Short-Term Endocrine Therapy Effective in ER-Low Positive Breast Cancer

Disease-free survival (DFS) in patients with estrogen receptor (ER)-low positive breast cancer who received endocrine therapy for 2 to 3 years was similar to DFS in patients who received endocrine therapy for approximately 5 years. These study results, reported in the journal Cancer, support use of short-term endocrine therapy in ER-low positive breast cancer. 

Patients with ER-positive breast cancer, defined as ER expression of ≥10% detected through immunohistochemistry, are typically treated with endocrine therapy. However, the same treatment guidelines are used for breast cancer with ER-low positive status, defined as ER expression of 1% to 10%. Optimal treatment for this group, including duration of endocrine therapy, has been unclear.

This study was a prospective analysis of patients registered with the Breast Surgery Database of Fudan University Shanghai Cancer Center in Shanghai, China, and whose cancer diagnoses occurred between 2012 and 2017. The patients were categorized into 3 groups based on treatment: no endocrine therapy, short-term (2 to 3 years) endocrine therapy, and standard (5 years) endocrine therapy. Disease-free survival was the primary study endpoint.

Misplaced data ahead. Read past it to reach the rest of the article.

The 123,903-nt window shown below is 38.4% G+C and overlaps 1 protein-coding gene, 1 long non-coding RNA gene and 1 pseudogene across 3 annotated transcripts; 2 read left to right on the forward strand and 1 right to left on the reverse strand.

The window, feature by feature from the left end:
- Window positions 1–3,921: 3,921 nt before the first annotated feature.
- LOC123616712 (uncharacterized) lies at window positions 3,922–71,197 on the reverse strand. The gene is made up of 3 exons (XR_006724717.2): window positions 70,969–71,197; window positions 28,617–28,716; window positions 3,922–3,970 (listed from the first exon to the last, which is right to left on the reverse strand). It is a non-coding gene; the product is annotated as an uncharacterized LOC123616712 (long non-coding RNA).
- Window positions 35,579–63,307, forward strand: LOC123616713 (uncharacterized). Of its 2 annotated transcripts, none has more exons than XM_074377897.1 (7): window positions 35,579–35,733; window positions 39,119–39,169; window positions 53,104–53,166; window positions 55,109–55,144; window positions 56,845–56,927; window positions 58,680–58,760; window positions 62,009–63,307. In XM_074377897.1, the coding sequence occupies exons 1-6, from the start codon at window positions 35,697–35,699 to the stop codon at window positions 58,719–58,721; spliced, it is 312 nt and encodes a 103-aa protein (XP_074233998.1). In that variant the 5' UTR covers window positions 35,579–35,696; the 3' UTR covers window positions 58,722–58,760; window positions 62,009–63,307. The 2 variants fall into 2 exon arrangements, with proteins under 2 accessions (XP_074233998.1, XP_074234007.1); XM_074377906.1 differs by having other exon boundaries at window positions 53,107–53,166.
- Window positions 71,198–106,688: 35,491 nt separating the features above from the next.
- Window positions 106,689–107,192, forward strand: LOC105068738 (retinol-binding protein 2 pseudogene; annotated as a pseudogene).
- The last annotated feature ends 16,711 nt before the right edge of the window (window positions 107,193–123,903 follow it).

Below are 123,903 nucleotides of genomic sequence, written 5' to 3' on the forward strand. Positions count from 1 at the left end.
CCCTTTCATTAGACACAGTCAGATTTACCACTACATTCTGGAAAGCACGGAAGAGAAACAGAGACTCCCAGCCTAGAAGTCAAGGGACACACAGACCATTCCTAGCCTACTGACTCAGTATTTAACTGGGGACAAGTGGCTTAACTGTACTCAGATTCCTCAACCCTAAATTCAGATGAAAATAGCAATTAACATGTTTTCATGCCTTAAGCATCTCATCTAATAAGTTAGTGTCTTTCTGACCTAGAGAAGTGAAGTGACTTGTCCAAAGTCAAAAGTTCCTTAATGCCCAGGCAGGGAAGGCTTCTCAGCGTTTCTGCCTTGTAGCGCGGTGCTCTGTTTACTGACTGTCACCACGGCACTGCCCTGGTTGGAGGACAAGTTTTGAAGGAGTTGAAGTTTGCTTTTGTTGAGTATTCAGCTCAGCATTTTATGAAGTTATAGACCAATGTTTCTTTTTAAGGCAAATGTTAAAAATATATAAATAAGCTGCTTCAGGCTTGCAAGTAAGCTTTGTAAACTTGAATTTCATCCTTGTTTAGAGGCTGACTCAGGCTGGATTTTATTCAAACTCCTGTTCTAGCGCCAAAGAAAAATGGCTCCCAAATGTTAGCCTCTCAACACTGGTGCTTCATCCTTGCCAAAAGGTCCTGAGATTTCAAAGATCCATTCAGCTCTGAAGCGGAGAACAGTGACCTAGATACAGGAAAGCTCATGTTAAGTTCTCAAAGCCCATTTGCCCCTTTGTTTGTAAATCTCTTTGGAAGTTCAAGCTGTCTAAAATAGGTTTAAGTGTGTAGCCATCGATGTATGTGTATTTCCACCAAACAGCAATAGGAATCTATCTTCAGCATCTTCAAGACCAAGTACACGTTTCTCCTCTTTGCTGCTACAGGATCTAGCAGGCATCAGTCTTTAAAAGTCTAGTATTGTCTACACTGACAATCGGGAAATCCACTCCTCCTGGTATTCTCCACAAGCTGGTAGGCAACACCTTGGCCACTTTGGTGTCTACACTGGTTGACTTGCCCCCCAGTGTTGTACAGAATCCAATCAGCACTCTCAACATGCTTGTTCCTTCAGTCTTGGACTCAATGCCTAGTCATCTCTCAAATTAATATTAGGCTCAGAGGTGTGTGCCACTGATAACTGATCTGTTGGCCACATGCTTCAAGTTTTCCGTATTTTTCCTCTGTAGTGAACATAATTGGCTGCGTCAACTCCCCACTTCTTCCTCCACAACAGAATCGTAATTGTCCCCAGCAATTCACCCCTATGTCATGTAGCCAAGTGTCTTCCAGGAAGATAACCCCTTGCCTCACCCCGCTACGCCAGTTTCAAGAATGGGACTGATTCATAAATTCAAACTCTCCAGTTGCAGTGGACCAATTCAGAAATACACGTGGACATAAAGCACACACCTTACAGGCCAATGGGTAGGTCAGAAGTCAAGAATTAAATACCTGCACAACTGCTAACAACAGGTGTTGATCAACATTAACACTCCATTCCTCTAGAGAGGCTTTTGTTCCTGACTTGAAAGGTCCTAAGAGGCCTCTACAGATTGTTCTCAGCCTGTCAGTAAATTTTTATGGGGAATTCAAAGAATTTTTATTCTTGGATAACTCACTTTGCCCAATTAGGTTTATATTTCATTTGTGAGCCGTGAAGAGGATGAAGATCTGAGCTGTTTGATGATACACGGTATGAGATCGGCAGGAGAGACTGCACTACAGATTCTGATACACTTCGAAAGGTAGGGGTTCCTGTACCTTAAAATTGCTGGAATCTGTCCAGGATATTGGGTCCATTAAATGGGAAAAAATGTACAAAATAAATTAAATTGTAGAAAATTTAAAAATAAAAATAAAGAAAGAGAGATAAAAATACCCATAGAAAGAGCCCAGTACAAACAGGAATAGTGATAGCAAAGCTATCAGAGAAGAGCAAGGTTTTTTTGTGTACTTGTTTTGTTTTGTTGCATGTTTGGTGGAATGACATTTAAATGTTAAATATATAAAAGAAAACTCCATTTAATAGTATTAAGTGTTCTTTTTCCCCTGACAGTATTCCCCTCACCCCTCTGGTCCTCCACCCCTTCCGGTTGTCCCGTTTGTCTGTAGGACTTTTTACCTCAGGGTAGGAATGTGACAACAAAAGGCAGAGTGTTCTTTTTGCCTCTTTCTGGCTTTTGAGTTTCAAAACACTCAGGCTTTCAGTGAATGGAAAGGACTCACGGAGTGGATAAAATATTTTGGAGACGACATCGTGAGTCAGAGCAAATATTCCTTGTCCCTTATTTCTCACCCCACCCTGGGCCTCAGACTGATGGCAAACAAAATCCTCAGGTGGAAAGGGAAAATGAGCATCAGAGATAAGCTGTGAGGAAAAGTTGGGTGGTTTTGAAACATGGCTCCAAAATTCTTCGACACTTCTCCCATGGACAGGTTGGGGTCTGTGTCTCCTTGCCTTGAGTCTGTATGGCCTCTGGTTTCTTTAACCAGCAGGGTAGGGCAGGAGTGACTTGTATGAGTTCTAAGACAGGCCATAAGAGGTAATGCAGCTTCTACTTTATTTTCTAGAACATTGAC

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Among 22,768 women with confirmed early-stage breast cancer, 1013 patients (4.45%) had ER-low positive status, with 634 patients meeting criteria for inclusion in this analysis. Of these, 89 patients were not treated with endocrine therapy, 185 patients were treated with short-term endocrine therapy, and 360 patients were treated with standard endocrine therapy.

Median follow-up was 65 months (IQR, 44 to 72 months), and 5-year DFS was 85.3% for the overall study population. Five-year DFS was 78.3% for patients who did not receive endocrine therapy, 84.2% for those receiving short-term endocrine therapy, and 87.7% for those receiving standard endocrine therapy. 

In a multivariate analysis, no significant difference in DFS was noted between patients receiving endocrine therapy for 5 years and those receiving it for 2 to 3 years (hazard ratio [HR], 0.77; 95% CI, 0.47-1.26; P =.30). Propensity score matching produced similar results for these 2 groups (HR, 0.74; 95% CI, 0.41-1.31; P =.30). Short-term endocrine therapy reportedly did not compromise overall survival. 

“[O]ur results support the consideration of short-term endocrine therapy for 2 to 3 years for the treatment of ER-low positive early breast cancer,” the researchers concluded. However, they indicated more research is warranted.


Cai YW, Shao ZM, Yu KD. De-escalation of five-year adjuvant endocrine therapy in patients with estrogen receptor-low positive (immunohistochemistry staining 1%-10%) breast cancer: propensity-matched analysis from a prospectively maintained cohort. Cancer. Published online February 25, 2022. doi:10.1002/cncr.34155

Short-Term Endocrine Therapy Effective in ER-Low Positive Breast Cancer